Mirror, mirror on the wall
By Fr Joe Borg
Times of Malta
April 3, 2016
Had Pope Francis been a political leader he would have cracked open a bottle or two of Dom Perignon White Gold, one of the most exclusive champagnes by Moët et Chandon, to celebrate with his Council of Nine helping him reform the Roman Curia.
Costing around €13,000 per bottle, the good pope would not order too many, but given the nature of the good news, he might consider it. Mind you, I am not referring to Easter. There was grander news in the air. Malta Today told us that a whopping 92.9 per cent of Maltese “judge positively” the way Francis is leading the Church.
Alas, Archbishop Charles Scicluna would have to settle for good old Mass wine. The approval rating for his leadership is only 47 per cent; a measly D-grade by university standards. Quite naturally, Scicluna would find some solace, had he been the type to find solace in such things, in the fact that a Malta Today poll gives 37 per cent trust ratings to the Prime Minister and 33.5 per cent to the leader of the Nationalist Party.
The study by Malta Today is interesting but at least two questions beg for an answer.
How is it that one approves of someone’s way of leading the Church but then disagrees with almost everything that this person stands for? And how is it that the more you disagree with what the much-lauded leader stands for, the more you agree with his way of running things?
According to this survey, the majority are in favour of the legalisation of euthanasia. Francis roundly denounces this as a “false sense of compassion” and a sin against God. Moreover, he adds that support for euthanasia is a sign of the throwaway culture.
True leadership is not shown by a retreat into the sacristy
The group that most supports Pope Francis are in the 18- to 34-year-old age bracket. They are also the least age group to believe in hell, by far the least who attend Mass on Sunday, the most who are for cartoons that make fun of Christ and the second largest group in favour of abortion in the case of rape.
Do they know that Pope Francis is vehemently against each and every one of these positions?
There is also a relative majority in favour of the Church speaking less on welcoming migrants, while the number of those who want the Church to speak less about the environment is almost as high as those who want the Church to speak more. These are two subjects about which Pope Francis speaks incessantly and most emphatically.
We do not know why the Maltese approve of the way Pope Francis runs the Church but we know that they disagree with what his stands for. Neither do we know why Scicluna netted only 47 per cent.
I do not think it is because some parishes were designated as arch parishes or because a glut of monsignors and honorary canons were appointed. The likes of me do not like this development one little bit, but the likes of me, I suspect, are in a minority.
So should we look at what he says for an answer?
Truth be told, Archbishop Scicluna takes as strong a stand as Pope Francis does on the environment and on refugees. He has also taken strong stands against the exploitation of workers, the dangers of the gaming industry, embryo freezing, gay conversion therapy and euthanasia. He did not mind apologising to the gay community for mistreatment by the Church and has been on the forefront of the Church’s global war against sexual abuse of minors. He lobbied for an inclusive society where people with disabilities would have rightful access to what they need.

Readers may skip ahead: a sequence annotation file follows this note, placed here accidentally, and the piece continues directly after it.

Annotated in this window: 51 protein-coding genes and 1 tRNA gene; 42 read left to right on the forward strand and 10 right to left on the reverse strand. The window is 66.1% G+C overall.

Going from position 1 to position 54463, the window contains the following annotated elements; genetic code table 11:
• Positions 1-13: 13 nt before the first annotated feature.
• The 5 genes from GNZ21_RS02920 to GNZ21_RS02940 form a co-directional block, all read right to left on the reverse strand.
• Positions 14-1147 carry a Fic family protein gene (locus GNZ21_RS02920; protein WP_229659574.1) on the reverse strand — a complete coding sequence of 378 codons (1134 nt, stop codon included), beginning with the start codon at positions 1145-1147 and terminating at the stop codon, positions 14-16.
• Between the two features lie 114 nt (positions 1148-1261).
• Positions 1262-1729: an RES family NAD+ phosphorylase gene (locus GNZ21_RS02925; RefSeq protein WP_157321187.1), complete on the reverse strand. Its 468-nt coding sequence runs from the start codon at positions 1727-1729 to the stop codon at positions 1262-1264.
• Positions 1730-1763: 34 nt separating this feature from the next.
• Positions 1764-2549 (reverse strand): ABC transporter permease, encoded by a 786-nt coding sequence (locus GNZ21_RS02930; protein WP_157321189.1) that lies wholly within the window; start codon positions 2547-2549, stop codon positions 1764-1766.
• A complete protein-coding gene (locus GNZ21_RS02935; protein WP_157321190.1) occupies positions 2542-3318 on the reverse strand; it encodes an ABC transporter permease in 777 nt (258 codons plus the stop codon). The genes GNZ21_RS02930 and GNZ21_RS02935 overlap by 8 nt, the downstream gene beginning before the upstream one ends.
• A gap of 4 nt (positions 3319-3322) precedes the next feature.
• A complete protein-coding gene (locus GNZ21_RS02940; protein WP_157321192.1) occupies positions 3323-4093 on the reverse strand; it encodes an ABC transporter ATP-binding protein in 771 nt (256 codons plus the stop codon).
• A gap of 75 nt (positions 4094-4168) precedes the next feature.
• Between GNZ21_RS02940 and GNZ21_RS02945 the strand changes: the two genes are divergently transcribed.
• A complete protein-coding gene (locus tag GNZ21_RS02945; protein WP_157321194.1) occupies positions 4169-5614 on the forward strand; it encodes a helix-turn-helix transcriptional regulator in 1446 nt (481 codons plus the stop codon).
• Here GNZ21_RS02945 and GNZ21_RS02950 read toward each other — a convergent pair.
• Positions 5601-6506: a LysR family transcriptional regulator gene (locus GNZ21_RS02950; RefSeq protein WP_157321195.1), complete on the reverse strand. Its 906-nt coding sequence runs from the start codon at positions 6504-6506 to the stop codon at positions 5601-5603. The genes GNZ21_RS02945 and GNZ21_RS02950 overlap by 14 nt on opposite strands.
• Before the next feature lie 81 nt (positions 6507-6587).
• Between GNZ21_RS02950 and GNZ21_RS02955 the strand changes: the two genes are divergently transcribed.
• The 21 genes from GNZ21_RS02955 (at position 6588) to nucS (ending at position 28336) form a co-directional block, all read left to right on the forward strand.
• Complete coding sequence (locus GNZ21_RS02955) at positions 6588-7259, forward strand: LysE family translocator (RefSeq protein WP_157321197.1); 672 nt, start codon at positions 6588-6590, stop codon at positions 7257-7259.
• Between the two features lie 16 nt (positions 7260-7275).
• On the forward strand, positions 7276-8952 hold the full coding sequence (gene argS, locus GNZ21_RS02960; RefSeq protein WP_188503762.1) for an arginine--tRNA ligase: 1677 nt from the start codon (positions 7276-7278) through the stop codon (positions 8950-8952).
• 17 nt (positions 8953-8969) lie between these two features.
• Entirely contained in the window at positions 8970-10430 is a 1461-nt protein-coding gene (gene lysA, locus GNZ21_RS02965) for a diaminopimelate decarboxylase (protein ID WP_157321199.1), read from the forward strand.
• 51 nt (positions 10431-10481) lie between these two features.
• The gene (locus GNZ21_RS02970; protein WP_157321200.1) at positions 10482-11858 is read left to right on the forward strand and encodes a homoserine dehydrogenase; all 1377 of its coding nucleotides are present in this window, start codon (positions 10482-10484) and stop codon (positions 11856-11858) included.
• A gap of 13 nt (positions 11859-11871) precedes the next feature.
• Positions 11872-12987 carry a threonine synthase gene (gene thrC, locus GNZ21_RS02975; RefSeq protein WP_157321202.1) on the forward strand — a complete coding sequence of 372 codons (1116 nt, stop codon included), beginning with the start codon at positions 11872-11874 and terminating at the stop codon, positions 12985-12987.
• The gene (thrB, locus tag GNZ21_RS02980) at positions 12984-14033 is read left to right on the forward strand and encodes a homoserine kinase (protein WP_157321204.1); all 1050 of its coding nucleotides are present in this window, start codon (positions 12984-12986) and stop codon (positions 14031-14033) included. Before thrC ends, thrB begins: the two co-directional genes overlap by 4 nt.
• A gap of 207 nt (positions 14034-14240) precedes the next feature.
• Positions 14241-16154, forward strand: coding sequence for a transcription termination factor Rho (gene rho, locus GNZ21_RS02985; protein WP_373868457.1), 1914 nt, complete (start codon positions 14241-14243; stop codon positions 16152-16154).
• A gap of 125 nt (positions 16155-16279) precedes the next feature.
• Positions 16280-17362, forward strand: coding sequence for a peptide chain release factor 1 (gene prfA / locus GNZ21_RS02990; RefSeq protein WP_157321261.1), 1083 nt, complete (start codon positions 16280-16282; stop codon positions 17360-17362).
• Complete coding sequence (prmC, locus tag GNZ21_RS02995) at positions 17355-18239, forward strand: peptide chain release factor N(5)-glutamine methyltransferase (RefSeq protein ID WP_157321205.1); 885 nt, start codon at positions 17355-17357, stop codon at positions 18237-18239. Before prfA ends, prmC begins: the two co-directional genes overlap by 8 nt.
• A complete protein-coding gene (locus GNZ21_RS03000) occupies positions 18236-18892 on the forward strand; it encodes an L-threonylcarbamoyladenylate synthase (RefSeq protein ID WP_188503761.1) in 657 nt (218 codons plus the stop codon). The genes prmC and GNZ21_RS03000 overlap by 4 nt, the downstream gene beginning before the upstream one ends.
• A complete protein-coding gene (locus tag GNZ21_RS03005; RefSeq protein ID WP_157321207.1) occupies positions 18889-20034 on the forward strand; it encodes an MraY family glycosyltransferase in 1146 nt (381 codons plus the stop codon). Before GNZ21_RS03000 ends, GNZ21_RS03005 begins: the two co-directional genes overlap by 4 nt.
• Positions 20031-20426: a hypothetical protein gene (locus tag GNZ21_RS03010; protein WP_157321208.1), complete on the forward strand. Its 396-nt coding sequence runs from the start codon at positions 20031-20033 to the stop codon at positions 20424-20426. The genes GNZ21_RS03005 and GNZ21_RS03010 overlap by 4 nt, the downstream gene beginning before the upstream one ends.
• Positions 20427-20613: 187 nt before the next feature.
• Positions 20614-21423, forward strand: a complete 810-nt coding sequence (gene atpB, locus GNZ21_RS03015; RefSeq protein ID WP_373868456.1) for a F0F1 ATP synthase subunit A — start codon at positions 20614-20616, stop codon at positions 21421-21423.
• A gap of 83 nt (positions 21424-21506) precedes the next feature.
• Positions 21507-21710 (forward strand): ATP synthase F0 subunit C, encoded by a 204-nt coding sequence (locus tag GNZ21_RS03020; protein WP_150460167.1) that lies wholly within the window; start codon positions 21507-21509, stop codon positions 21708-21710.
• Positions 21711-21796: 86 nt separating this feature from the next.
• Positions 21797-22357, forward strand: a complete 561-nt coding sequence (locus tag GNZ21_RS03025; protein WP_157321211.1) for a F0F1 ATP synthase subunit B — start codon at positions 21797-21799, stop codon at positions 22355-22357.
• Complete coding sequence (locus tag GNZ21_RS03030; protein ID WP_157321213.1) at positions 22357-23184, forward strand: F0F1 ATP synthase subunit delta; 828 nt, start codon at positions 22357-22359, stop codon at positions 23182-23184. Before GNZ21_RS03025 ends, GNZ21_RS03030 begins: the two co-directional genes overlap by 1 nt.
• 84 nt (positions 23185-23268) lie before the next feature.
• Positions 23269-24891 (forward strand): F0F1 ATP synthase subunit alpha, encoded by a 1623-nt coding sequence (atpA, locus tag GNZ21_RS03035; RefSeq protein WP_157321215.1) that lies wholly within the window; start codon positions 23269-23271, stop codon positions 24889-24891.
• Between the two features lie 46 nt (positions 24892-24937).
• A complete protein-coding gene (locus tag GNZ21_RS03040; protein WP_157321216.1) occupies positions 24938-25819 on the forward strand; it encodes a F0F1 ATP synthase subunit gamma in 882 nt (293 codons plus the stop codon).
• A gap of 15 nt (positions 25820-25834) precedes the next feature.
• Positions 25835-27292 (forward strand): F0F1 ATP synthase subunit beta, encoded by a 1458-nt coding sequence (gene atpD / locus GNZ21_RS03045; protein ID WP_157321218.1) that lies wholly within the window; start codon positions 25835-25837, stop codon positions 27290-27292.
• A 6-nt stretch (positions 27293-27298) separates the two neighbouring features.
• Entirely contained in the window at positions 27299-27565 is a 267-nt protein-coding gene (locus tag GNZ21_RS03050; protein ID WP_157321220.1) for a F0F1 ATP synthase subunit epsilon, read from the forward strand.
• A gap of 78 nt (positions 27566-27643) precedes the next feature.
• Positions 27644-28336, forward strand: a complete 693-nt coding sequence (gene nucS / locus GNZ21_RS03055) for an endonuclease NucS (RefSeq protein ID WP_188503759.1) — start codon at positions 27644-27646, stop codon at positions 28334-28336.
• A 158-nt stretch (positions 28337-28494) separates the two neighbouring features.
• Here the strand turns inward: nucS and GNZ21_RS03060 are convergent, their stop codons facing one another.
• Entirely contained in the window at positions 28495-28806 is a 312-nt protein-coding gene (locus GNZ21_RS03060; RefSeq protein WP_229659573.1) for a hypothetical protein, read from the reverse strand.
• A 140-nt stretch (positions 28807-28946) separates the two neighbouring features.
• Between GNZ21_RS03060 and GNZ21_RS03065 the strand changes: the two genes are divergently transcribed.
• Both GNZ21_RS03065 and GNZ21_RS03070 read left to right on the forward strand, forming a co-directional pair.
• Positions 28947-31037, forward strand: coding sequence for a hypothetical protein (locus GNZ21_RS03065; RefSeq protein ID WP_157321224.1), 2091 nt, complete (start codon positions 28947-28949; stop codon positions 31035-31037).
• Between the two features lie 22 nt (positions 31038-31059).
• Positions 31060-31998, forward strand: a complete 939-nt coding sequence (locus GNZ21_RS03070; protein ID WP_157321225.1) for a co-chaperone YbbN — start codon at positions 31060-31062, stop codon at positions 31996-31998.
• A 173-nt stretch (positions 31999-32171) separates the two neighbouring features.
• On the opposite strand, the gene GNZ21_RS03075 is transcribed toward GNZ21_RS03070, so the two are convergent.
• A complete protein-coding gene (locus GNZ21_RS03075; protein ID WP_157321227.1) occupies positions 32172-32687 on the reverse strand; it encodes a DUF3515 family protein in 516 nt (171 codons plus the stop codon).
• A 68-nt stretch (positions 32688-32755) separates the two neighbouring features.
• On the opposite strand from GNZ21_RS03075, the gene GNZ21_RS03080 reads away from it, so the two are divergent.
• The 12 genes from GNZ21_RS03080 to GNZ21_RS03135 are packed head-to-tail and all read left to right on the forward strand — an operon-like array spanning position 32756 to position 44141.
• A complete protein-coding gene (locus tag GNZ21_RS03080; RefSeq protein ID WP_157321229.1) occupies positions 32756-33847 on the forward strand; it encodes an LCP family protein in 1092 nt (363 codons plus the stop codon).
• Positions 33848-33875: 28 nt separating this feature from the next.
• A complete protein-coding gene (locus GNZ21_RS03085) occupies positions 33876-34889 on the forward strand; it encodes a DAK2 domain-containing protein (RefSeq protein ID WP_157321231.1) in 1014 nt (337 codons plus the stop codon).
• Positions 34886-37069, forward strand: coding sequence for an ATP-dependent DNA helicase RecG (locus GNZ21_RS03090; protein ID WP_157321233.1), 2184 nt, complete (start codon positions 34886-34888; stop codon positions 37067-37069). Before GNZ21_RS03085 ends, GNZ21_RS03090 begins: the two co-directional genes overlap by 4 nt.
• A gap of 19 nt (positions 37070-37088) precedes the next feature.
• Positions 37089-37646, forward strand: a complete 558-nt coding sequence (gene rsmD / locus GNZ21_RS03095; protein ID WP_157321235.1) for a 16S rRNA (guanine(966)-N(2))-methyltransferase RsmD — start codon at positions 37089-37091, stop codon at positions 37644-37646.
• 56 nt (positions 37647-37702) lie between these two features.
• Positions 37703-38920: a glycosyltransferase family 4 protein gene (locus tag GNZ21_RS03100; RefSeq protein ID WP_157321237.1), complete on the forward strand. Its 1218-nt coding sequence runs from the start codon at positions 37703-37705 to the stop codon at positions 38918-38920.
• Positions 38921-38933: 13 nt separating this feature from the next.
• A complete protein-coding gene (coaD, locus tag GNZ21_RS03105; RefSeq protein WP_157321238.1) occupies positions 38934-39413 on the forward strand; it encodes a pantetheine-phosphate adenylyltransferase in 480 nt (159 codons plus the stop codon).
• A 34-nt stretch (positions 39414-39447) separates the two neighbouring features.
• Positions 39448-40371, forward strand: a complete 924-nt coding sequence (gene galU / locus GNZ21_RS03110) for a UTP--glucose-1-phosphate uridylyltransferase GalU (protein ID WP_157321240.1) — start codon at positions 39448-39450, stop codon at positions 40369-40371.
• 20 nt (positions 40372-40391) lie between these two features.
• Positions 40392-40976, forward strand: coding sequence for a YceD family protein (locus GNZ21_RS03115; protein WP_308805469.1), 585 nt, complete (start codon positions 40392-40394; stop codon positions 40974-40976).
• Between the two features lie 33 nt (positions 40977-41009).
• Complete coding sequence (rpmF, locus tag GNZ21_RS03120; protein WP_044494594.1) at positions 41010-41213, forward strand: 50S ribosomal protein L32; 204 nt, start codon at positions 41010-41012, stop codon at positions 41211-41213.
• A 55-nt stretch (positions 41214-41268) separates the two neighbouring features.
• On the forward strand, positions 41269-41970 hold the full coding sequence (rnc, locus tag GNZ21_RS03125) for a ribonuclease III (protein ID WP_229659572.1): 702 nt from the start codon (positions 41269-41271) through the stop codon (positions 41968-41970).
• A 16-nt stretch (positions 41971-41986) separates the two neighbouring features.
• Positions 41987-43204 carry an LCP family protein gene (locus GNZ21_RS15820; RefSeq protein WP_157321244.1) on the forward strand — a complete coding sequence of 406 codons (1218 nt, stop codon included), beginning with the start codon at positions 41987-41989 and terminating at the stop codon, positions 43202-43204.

Francis takes similar positions on these subjects. However, Francis has also spoken harshly against corruption, for example, something that Scicluna has not, as yet, done strongly enough.
So why is it that when the Pope takes these strong positions he is applauded, but when Scicluna takes the same stands he is criticised? The answer is undoubtedly a complex one.
Undoubtedly the media’s selective way of reporting Scicluna can provide a clue. Most would not remember when Scicluna spoke about the subjects I mentioned but would remember his aside comment on the lighting system at Castille and the Prime Minister’s visit to a faux kitchen during his New Year Message.
But probably there is more to it than that.
Inguanez and Gatt last year published ‘Enigmatic Faith’, a well-researched study about the faith of the Maltese. This provides a tsunami of very valuable data but unfortunately does not provide us with an exhaustive, concluding synthesis of the data according to different models of religiosity.
But one of the tables published can throw light on the current conundrum about Scicluna’s ratings. According to Table 25, the vast majority of the Maltese think that the Church should teach about the morality of sexuality or on matters relating to birth and death. (Though the Malta Today survey shows that the Maltese would not care about what the Church says.) The Maltese think that the Church should also teach about leisure and fraud. But 76 per cent believe that the Church should not teach about politics! Other studies conducted in previous years present a similar picture.
The Church should undoubtedly avoid partisan politics, but can the Church ever accept to be silent on ‘politics’ understood as the management of the State? Pope Francis over and over again answered in the negative. He went so far as to declare Donald Trump a non-Christian! Scicluna seems to be following Francis’s position.
True leadership is not shown by a retreat into the sacristy but by prophetically facing issues honestly in a dialogical searching for the common good. Finding the golden mean in this minefield is not easy but silence is not an option.
Scicluna’s toast with good old Mass wine for the grade ‘D’ he was awarded by the Malta Today poll is not something to be ashamed of, after all. No need to worry for not being the most popular of them all.